People in Northern Ireland have been remembering those who died during the pandemic on the one-year anniversary of the first national lockdown.
It comes as the Department of Health recorded another two Covid-19-related deaths, bringing its total to 2,107.
A minute's silence was held across the UK as part of the national day of reflection.
Proceedings at the Northern Ireland Assembly paused for assembly members to observe the silence.
Staff at Antrim Area Hospital gathered outside the building at midday to mark the first introduction of restrictions and to remember those who have lost their lives in the past 12 months.
People stood at their doorsteps at 20:00 GMT with phones, candles and torches to signify a "beacon of remembrance".
The floor of St Anne's Cathedral in Belfast was covered in 2,100 candles in memory of those who have died in the past year.
The remembrance event was organised in partnership with end-of-life charity Marie Curie, and was attended by relatives of the deceased.
The Titanic Belfast visitor centre and Belfast City Hall were also lit up to mark one-year of the pandemic.
Speaking in the assembly, Northern Ireland's Health Minister Robin Swann acknowledged that "life had changed immeasurably" for everyone over the past year.
"It is my sincerest hope that we can now move along the pathway to a new normal as soon as possible," he said.
"Short dreary winter days in lockdown combined to make poor companions."
Sinn Féin MLA Colm Gildernew told the assembly that contact-tracing services should be scaled up as lockdown measures are relaxed.
Mr Gildernew, who heads the health committee at Stormont, said he had met officials to discuss the issue recently.
"As we see further restrictions being lifted the risk of increased contact at work or between households could lead to further outbreaks, clusters and surges.
"I am very disappointed to note the latest figures for the contact-tracing complement, with only 46 contact tracers employed on a full-time basis, 100 part-time and 170 on a bank basis."
Meanwhile, an online booking system has been launched for Covid-19 vaccines at Belfast's SSE Arena.
The mass vaccination facility, which will have the capacity to vaccinate up to 40,000 people a week, will officially open on Monday 29 March.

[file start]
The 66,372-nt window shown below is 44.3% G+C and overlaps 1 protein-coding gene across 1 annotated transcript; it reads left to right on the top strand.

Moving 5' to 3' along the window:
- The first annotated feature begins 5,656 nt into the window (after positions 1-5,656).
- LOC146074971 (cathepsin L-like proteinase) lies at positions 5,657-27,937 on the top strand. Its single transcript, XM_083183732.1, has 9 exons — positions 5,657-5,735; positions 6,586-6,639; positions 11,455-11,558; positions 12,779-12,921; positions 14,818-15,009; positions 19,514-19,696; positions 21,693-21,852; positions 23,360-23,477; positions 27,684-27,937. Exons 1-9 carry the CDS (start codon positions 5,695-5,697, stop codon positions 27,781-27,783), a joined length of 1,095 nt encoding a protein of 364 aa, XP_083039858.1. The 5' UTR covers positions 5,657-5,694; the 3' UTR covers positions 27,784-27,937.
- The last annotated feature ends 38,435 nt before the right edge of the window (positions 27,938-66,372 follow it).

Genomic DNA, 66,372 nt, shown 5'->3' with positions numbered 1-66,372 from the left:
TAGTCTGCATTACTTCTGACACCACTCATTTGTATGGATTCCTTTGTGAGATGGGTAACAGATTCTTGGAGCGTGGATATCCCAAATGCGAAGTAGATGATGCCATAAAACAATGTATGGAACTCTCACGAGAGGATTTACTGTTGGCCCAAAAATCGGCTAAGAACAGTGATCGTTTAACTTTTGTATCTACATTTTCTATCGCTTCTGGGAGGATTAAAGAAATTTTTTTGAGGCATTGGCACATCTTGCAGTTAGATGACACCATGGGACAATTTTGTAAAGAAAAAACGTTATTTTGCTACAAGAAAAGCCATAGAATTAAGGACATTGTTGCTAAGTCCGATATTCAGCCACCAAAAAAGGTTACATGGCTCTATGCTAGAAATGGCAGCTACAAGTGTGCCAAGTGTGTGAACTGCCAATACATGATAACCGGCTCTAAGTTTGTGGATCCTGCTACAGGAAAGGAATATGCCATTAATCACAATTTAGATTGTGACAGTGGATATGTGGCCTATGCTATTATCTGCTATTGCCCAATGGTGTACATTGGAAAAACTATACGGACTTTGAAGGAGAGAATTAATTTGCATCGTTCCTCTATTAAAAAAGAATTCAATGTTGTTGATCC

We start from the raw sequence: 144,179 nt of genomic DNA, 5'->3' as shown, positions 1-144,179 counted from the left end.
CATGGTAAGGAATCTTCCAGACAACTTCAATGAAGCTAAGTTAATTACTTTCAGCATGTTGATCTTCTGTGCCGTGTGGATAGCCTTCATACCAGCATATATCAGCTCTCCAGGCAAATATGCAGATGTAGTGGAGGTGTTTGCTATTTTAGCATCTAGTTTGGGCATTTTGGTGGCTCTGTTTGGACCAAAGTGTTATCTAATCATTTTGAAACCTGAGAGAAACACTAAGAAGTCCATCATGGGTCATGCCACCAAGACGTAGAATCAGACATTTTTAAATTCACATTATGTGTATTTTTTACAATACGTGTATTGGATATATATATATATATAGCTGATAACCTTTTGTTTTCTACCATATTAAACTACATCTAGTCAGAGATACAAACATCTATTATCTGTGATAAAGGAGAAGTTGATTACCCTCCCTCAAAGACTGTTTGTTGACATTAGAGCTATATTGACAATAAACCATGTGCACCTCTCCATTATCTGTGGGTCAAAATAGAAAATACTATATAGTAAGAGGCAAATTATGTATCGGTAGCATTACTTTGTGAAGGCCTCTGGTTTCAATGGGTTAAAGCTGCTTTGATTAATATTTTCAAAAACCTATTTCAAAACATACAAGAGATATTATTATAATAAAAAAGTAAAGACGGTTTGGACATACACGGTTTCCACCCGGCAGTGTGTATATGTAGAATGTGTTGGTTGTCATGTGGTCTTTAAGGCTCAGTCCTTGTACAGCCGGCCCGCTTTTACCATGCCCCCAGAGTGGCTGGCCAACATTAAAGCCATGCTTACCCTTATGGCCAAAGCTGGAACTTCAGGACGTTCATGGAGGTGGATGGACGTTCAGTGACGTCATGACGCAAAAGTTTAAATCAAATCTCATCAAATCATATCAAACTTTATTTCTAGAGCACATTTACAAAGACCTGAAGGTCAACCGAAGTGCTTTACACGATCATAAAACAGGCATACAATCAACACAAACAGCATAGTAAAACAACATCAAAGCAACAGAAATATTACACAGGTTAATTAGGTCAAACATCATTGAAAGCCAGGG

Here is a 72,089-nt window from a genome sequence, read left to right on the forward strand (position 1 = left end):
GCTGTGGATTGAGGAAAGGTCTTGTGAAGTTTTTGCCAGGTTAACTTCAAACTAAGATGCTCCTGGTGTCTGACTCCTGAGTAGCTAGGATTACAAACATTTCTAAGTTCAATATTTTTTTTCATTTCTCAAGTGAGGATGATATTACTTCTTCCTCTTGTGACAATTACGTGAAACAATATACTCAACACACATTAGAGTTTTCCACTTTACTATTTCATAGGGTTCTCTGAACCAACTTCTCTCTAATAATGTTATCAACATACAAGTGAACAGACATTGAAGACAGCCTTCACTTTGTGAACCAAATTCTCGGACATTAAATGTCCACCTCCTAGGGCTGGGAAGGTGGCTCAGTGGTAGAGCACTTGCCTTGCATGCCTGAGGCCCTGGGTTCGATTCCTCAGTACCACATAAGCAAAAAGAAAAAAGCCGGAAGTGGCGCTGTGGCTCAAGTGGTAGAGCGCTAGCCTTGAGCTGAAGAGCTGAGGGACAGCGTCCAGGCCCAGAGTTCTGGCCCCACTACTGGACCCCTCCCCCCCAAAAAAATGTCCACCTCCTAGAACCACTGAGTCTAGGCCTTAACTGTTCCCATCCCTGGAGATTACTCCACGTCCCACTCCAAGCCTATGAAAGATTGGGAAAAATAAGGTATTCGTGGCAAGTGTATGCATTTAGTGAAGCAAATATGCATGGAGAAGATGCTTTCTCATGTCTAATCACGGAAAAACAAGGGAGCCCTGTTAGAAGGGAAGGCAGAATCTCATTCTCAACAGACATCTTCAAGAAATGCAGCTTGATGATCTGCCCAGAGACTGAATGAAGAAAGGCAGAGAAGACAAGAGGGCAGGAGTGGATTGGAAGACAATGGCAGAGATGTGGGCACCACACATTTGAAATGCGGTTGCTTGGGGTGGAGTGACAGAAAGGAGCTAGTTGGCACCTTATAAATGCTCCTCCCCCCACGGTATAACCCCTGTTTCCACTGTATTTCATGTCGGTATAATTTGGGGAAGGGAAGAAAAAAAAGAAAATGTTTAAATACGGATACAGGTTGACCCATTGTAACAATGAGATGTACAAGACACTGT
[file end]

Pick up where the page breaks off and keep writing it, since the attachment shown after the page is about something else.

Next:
Patricia Donnelly, head of the NI vaccination programme, said it was "another significant step forward".
Currently, anyone over the age of 50 and those with some underlying health conditions are eligible for a coronavirus vaccine.
The SSE arena will operate alongside the seven regional vaccination centres run by health trusts across Northern Ireland as well as GP practices.
Community pharmacists will also be able to deliver vaccines from next week.
'Increasing numbers of ineligible people'
It has emerged that hundreds of people from the Republic of Ireland have been turned away from vaccinations centres in Northern Ireland in recent days.
Irish state broadcaster RTÉ says they have travelled from as far away as Dublin and Galway.
Patricia Donnelly told RTÉ: "We are seeing increasing numbers of ineligible people, including people from the Republic of Ireland, trying to book an appointment at one of our vaccination centres.
"But when they turn up at vaccination centres, they find they're turned away because you would need to have a GP in Northern Ireland, have a health and social care number, or otherwise be eligible for health and social care services in Northern Ireland.
"Unfortunately, it's hundreds. We had trickles of individuals really since the start of the programme, but we've noticed in the last week that it's now turning into hundreds, and that would be the case across every single health trust, they're getting hundreds of people booking on to the system.
"Only those who meet the criteria will be vaccinated. If you turn up and are not eligible you will be turned away and you will have wasted staff time in the process."